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The Identify Spec
The Identify Spec

This guide explains how to identify a user.

Updated over a week ago

The Identify call lets you tie a user to their actions and record traits about them. It includes a unique User ID and any optional traits you know about the user, like their email, name, and more. recommends that you make an Identify call:

  • After a user first registers

  • After a user logs in

  • When a user updates their info (for example, they change or add a new address)

The first three examples are pretty self-explanatory, but many might ask: why you would call identify on every page load if we’re storing the userId in the cookie/local storage?

Calling identify in one of our libraries is one of the first steps to getting started with

Here’s the payload of a typical identify call with most common fields

{  "type": "identify", 
"userId": "abc123"
"traits": {
"firstname": "Elon",
"lastname": "Musk",
"email": "[email protected]",
"Country of birth": "South Africa" }

And here’s the corresponding JavaScript event that would generate the above payload:

analytics.identify("abc123", { 
firstname: "Elon",
lastname: "Musk",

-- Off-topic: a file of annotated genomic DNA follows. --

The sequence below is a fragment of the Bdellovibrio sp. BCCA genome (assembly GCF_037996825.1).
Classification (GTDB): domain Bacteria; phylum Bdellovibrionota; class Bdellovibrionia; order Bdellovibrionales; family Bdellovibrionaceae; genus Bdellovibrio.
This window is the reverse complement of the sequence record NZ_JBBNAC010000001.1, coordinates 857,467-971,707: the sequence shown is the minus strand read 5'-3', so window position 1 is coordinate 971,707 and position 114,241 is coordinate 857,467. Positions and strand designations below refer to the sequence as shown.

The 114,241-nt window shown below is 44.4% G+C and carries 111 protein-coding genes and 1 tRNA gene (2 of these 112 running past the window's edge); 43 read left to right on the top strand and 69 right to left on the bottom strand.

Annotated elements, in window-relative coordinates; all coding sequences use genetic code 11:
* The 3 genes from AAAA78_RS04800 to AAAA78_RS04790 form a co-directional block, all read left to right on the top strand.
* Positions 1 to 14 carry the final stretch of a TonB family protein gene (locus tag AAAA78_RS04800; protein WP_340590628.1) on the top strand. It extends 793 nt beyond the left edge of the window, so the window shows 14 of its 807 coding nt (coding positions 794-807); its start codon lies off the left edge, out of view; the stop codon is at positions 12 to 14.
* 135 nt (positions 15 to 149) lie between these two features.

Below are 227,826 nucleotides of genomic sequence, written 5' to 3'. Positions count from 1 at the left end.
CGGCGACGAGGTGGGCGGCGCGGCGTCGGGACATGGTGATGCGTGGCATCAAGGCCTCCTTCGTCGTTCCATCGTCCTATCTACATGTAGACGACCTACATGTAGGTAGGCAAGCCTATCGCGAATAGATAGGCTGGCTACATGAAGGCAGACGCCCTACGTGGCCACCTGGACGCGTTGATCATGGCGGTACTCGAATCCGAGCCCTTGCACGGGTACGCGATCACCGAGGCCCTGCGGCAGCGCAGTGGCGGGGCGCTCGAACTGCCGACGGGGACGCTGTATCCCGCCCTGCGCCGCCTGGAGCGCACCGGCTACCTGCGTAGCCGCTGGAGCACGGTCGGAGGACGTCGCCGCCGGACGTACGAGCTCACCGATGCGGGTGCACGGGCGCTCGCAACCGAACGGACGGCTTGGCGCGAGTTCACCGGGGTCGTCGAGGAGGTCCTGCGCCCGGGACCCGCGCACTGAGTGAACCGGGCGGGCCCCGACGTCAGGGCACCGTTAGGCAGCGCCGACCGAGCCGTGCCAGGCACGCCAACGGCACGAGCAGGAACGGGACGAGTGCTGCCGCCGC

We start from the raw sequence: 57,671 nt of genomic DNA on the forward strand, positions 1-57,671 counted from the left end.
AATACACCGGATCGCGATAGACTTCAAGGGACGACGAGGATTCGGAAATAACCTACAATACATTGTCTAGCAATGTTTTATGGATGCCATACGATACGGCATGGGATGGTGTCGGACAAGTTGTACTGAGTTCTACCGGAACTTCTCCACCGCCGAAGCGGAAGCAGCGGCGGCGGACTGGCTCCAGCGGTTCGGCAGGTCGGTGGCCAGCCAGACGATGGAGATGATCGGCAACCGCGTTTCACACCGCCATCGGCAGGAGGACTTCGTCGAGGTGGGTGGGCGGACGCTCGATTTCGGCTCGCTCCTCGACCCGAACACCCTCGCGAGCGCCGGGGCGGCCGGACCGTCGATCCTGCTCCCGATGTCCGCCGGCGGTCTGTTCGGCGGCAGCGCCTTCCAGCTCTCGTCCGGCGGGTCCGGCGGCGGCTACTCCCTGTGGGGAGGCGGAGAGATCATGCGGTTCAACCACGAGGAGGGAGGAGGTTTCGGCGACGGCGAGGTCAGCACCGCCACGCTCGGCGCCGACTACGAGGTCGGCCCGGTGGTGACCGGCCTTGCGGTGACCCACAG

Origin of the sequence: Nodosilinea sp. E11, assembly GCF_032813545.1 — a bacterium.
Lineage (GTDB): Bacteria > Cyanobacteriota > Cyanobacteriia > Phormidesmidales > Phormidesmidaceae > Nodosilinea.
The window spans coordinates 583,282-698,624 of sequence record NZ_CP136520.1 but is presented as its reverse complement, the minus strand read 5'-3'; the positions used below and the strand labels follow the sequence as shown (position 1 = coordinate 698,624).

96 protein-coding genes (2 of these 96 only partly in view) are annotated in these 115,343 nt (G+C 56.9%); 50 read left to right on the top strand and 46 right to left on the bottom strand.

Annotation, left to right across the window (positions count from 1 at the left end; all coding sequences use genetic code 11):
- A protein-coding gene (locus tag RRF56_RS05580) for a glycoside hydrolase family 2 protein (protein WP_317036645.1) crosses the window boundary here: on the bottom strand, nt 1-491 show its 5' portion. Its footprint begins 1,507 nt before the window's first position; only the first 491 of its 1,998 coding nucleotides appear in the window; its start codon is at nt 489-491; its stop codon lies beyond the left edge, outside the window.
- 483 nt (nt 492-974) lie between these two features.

email: "[email protected]",
Country_of_birth: "South Africa"

Based on the library you use, the syntax in the examples might be different. You can find library-specific documentation on the page.Sources Overview

Beyond the common fields, an identify call has the following fields:







Free-form dictionary of traits of the user, like email or name.


required; optional if anonymousID is set instead


Unique identifier for the user in your database. A userId or an anonymousId is required.


Here’s a complete example of an identify call:

{  "anonymousId": "507f191e810c19729de860ea", 
"type": "identify",
"userId": "97980cfea0067",
"channel": "browser",
"context": {
"ip": "",
"userAgent": "Mozilla/5.0 (Macintosh; Intel Mac OS X 10_9_5) AppleWebKit/537.36 (KHTML, like Gecko) Chrome/40.0.2214.115 Safari/537.36" },
"integrations": {
"All": false,
"Mixpanel": true,
"Salesforce": true },
"messageId": "022bb90c-bbac-11e4-8dfc-aa07a5b093db",
"receivedAt": "2015-02-23T22:28:55.387Z",
"sentAt": "2015-02-23T22:28:55.111Z",
"timestamp": "2015-02-23T22:28:55.111Z",
"traits": {
"firstname": "Elon",
"lastname": "Musk",
"email": "[email protected]",
"Place of birth": "South Africa",
"address": { "street": "6th St", "city": "Durban", "country": "South Africa" } },
"version": "1.1"


The identify call specifies a customer identity that you can reference across the customer’s whole lifetime. Every identify call must have a User ID or an Anonymous ID, depending on how much you know about the user in question.

Anonymous ID

In certain scenarios, there are instances where you lack information about a user's identity within your database, yet you still wish to associate them with traits, events, or page views. For instance, when tracking actions like newsletter signups or interactions with anonymous page views, the concept of an Anonymous ID comes into play.

The Anonymous ID can take the form of any pseudo-unique identifier. For instance, on your servers, you can employ a session ID. Alternatively, in cases where you lack an readily available identifier, you can generate a new random one, and we recommend using UUIDs for this purpose.